Many students enjoy going to sporting events on campus. I wish the quality of football tailgating was better. Students (The Crew) will tailgate soccer games, which not many schools do. It's fun to go to the games and cheer on our student-athletes and dance with Testudo. The Comcast Center is gigantic and a wonderful facility to watch the Terps play. We have awesome athletic facilities for students, too - the Rec Center (ERC) is amazing with its indoor track, olympic size swimming pools, and the weight/cardio machines are in good shape, but, again, it can get crowded.I don't need someone to tell me what to do all the time and enjoy the independence that attending a large university gives me. Some people feel like a number, but you make your own way at a school this size.
I chose the latter to avoid being in a mountain of debt and am so glad that I did. The engineering program is top-notch. Many group projects and applicable work throughout your academic career. My friend who just transferred to MIT (also in civil engineering) said that it's all theory based over there and very minimally application-based. And to be honest, we're going to need the application-based knowledge when we get into the real world.
The engineering school is also helpful in matching students up with career and additional scholarship opportunities but ultimately it's UP TO THE STUDENT to pursue and follow through to land the opportunities. Thanks to the engineering career services and the great location of UMD, I have been able to do undergraduate research, work at the Dept. of Energy, and will soon be working at a national engineering firm, during my summers and during the school year. So by the time I graduate (which I completed in 4 years with no problem), I will have over a year of work experience in addition to my degree. I have made great connections with faculty during my research and my classes. I have also applied for and won over 10 additional scholarships, some exclusive to UMD students and some not, effectively paying for my tuition, room and board, and then some.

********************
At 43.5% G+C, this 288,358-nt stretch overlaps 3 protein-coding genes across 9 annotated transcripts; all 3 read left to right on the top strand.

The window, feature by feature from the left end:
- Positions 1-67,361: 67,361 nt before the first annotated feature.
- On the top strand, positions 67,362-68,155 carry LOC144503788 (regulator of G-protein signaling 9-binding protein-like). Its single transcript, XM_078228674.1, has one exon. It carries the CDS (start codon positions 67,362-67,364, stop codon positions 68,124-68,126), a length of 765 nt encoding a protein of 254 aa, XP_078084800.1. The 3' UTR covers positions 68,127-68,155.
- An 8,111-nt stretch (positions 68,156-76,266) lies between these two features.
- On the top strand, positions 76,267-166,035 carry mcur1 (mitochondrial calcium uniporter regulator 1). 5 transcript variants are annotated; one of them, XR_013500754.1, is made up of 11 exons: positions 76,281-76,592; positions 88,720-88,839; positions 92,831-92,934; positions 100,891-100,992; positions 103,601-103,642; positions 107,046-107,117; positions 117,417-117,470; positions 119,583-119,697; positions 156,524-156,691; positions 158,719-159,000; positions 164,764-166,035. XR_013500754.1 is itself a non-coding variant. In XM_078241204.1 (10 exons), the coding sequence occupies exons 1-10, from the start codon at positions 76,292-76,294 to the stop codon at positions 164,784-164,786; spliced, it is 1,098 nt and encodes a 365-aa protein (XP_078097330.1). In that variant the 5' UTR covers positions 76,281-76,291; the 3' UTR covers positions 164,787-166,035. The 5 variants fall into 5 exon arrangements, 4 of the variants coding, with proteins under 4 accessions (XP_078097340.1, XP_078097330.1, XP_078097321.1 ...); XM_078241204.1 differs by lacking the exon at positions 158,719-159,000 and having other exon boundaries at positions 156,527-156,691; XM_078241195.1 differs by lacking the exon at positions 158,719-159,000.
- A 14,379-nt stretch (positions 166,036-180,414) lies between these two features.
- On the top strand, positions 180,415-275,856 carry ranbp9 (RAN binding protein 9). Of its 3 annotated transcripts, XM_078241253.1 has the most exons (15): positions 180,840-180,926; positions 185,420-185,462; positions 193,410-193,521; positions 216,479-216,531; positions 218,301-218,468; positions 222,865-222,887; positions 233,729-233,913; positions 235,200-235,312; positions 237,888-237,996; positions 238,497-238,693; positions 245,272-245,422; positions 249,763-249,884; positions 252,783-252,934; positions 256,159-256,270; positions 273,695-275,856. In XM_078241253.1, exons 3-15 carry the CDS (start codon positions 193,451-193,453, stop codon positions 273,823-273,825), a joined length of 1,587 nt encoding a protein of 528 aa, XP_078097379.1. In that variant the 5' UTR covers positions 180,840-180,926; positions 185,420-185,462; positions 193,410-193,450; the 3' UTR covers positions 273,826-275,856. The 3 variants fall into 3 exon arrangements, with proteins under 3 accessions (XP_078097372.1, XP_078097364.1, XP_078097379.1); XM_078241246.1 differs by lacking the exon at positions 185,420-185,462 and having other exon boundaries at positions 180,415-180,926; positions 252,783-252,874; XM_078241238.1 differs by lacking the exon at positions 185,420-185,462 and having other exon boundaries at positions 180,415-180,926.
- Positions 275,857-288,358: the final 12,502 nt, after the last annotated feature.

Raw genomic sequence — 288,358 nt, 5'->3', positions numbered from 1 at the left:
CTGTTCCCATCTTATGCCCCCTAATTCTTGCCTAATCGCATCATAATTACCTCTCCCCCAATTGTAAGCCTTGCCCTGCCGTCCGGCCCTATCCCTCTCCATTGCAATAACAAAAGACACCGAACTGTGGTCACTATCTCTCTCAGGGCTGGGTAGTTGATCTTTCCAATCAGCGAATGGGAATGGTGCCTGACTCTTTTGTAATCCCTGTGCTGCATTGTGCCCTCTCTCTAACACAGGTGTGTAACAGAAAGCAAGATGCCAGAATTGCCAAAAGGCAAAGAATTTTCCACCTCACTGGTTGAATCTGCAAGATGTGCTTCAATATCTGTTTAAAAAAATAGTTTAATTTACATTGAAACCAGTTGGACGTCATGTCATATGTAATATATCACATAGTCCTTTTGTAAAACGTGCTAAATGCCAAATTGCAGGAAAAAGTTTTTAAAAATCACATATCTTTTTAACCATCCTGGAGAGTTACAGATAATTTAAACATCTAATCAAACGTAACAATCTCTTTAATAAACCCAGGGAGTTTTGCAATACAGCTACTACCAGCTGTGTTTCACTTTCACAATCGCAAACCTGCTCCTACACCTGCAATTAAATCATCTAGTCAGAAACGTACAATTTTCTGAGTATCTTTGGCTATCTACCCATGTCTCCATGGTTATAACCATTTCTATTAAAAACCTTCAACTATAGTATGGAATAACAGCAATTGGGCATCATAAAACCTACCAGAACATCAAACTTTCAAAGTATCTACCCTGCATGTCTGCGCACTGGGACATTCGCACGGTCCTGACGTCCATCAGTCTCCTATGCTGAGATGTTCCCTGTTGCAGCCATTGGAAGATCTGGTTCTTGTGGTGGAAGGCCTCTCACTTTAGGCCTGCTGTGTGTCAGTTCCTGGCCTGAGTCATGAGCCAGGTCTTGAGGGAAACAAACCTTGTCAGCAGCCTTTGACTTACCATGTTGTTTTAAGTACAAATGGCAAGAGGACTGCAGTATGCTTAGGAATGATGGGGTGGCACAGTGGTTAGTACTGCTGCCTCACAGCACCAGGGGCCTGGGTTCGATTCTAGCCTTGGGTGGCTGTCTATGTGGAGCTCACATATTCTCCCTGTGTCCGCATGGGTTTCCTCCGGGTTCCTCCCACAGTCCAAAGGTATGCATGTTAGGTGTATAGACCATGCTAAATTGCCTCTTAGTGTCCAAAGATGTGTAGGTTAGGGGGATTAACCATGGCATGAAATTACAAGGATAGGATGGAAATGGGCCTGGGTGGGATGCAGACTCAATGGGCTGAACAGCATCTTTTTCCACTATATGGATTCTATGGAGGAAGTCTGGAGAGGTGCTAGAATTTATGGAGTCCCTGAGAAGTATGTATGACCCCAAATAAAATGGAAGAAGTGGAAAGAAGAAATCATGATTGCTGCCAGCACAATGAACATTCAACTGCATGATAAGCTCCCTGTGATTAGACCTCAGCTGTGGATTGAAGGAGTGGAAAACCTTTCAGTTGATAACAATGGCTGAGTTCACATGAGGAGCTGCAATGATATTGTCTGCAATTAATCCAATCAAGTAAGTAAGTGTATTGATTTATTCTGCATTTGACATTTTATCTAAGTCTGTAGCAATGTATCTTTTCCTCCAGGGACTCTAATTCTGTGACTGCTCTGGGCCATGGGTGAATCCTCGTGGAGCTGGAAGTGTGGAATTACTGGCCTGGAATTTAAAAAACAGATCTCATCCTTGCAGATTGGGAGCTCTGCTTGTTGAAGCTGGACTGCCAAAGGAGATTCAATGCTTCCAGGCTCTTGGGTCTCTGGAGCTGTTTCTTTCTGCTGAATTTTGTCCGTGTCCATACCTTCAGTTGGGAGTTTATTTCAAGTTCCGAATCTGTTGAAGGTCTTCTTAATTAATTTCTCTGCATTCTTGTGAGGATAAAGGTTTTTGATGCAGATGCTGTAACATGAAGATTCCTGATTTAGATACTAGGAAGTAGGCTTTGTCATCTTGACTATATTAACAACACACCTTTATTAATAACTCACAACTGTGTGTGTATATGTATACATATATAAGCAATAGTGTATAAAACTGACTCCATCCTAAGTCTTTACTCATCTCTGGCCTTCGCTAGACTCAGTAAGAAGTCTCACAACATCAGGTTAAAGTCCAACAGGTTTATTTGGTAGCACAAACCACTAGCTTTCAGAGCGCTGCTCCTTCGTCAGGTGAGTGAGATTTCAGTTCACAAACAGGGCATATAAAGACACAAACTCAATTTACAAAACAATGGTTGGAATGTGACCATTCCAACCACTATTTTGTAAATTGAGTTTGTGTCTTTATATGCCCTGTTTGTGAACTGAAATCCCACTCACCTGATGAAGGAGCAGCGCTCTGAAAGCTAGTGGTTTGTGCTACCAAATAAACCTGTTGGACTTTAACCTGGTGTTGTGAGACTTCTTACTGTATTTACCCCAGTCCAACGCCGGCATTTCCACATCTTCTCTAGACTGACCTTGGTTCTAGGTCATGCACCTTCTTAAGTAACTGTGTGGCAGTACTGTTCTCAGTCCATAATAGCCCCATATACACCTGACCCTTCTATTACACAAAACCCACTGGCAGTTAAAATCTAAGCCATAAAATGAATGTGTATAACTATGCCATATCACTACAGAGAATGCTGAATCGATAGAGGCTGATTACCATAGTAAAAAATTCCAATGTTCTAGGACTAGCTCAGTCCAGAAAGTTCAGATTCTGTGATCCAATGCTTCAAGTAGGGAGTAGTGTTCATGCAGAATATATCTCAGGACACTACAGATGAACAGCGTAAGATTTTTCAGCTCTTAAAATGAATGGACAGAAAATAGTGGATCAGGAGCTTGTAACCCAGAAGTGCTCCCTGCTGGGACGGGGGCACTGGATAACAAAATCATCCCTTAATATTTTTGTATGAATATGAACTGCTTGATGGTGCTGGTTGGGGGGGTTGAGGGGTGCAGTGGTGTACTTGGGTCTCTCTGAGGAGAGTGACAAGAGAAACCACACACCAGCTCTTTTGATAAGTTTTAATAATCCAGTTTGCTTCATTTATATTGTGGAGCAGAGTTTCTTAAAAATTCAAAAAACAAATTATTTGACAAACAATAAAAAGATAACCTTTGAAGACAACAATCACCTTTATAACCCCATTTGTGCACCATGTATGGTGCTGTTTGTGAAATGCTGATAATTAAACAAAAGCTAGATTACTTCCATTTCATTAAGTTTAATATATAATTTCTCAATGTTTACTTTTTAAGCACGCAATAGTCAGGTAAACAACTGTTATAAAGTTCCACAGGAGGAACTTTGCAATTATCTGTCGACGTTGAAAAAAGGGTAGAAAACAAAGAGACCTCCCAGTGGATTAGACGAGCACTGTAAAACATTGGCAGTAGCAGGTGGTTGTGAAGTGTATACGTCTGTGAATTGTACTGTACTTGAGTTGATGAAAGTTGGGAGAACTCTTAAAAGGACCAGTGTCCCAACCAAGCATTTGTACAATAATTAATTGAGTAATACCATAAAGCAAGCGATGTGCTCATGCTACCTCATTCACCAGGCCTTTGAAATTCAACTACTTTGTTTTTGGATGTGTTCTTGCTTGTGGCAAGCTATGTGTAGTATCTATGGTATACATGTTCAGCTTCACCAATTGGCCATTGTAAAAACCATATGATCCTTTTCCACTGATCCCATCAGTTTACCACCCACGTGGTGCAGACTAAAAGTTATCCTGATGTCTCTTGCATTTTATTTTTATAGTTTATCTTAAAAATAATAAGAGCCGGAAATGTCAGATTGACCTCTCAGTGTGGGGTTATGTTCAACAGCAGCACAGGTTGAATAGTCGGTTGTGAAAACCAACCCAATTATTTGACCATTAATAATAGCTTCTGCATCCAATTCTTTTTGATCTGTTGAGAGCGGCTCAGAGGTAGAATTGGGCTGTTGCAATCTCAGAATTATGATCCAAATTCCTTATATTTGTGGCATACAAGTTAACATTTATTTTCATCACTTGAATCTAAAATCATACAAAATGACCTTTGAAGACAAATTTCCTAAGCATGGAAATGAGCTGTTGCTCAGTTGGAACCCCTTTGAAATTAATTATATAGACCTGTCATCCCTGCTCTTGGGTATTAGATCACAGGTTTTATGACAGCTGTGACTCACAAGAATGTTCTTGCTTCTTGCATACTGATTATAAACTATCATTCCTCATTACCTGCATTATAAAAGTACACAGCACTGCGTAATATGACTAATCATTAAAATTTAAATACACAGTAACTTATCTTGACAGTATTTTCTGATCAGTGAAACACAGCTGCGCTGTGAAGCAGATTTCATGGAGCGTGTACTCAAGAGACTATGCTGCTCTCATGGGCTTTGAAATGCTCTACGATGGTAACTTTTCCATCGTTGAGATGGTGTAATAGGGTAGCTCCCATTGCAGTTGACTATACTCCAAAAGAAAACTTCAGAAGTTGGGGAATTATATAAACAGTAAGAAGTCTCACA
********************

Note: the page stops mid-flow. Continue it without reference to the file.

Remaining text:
Okay it may seem like I'm an overachiever and maybe I am. However, I am by no means the most brilliant person you've ever met. I'm not a genius. I don't get straight A's. I didn't score over 700 on any of my SAT sections. But I have used UMD to my advantage by connecting with faculty and taking the initiative to apply for all that I can.
I've also made a lot of great friends here, most of them that I met during freshmen year. I've met a lot of genuine people here but don't get me wrong, there are a lot of snobby and arrogant people too.
Sports here are strong. Students really get into it. Tons of extracurricular activities where you can meet even more people. The Alternative Breaks program here is great.
UMD has helped to shape me into the person that I am. Sure the campus isn't in the best location, safety-wise. But it's a 20 minute ride into DC and that can't be beat (hello, internships). The staff and faculty won't hold your hand when you're here, but they will offer assistance and guidance if you need it. You've just gotta ask. So my bottom line is: It's the real world here and it is what you make of it. If you take the initiative and have the right attitude, then Maryland won't disappoint.